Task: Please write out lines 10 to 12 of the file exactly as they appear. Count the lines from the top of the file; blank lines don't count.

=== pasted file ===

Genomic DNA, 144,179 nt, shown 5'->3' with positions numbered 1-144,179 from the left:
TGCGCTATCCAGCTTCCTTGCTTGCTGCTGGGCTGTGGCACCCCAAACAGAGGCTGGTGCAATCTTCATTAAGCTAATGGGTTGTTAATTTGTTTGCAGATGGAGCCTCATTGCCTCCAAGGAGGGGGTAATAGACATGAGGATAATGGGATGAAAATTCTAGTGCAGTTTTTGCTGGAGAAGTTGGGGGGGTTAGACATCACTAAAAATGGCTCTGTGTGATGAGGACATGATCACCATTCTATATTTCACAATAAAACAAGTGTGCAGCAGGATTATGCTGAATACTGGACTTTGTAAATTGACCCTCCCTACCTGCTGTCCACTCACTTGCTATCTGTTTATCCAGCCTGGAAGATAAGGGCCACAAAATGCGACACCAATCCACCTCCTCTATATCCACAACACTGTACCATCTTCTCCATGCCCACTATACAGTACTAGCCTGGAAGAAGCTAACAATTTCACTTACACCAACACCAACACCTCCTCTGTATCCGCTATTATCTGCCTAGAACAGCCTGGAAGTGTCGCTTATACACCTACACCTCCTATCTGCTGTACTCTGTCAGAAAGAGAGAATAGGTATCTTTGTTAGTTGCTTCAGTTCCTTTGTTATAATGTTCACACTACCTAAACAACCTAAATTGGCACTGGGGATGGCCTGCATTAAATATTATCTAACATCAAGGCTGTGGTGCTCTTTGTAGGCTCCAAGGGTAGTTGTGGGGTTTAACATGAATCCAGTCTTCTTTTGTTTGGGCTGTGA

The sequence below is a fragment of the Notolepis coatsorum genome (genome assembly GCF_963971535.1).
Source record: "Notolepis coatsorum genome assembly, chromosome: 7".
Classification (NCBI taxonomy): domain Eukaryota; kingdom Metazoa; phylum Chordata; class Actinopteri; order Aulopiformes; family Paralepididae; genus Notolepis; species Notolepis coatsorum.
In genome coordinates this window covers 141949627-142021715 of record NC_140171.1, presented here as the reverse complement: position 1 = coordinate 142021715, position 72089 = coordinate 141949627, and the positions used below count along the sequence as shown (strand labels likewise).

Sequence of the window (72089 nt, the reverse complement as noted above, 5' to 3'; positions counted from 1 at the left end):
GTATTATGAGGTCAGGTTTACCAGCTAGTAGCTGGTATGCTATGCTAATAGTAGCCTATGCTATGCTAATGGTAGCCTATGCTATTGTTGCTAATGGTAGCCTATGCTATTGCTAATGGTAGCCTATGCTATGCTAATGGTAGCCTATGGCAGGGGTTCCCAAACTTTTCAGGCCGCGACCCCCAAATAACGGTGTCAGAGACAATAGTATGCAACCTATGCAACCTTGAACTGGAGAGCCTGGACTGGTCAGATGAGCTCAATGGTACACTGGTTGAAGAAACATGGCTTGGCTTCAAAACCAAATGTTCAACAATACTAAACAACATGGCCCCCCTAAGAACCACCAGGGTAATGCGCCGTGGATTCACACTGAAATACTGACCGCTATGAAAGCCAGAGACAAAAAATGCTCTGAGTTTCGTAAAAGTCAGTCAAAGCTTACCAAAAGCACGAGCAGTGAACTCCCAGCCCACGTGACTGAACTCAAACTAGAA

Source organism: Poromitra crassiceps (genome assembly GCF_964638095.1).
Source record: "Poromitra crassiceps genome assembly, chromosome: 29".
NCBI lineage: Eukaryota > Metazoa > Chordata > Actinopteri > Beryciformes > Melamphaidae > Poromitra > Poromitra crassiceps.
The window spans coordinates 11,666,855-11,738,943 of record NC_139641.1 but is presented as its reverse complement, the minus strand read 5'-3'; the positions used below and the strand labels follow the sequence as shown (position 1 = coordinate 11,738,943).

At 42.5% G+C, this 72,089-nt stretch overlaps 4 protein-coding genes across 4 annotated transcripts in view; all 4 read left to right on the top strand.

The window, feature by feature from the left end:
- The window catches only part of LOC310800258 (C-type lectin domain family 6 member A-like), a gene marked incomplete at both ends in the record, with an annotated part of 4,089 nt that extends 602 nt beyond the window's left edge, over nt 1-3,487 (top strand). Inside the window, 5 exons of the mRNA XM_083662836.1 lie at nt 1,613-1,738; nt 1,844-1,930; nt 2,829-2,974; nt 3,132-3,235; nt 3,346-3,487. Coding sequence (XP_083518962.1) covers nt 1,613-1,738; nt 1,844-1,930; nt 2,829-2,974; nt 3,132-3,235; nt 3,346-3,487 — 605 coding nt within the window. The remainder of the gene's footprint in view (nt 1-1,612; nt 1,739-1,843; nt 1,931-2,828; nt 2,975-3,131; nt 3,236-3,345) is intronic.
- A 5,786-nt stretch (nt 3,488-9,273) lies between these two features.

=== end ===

Source record: "Poromitra crassiceps genome assembly, chromosome: 29".
NCBI lineage: Eukaryota > Metazoa > Chordata > Actinopteri > Beryciformes > Melamphaidae > Poromitra > Poromitra crassiceps.
The window spans coordinates 11,666,855-11,738,943 of record NC_139641.1 but is presented as its reverse complement, the minus strand read 5'-3'; the positions used below and the strand labels follow the sequence as shown (position 1 = coordinate 11,738,943).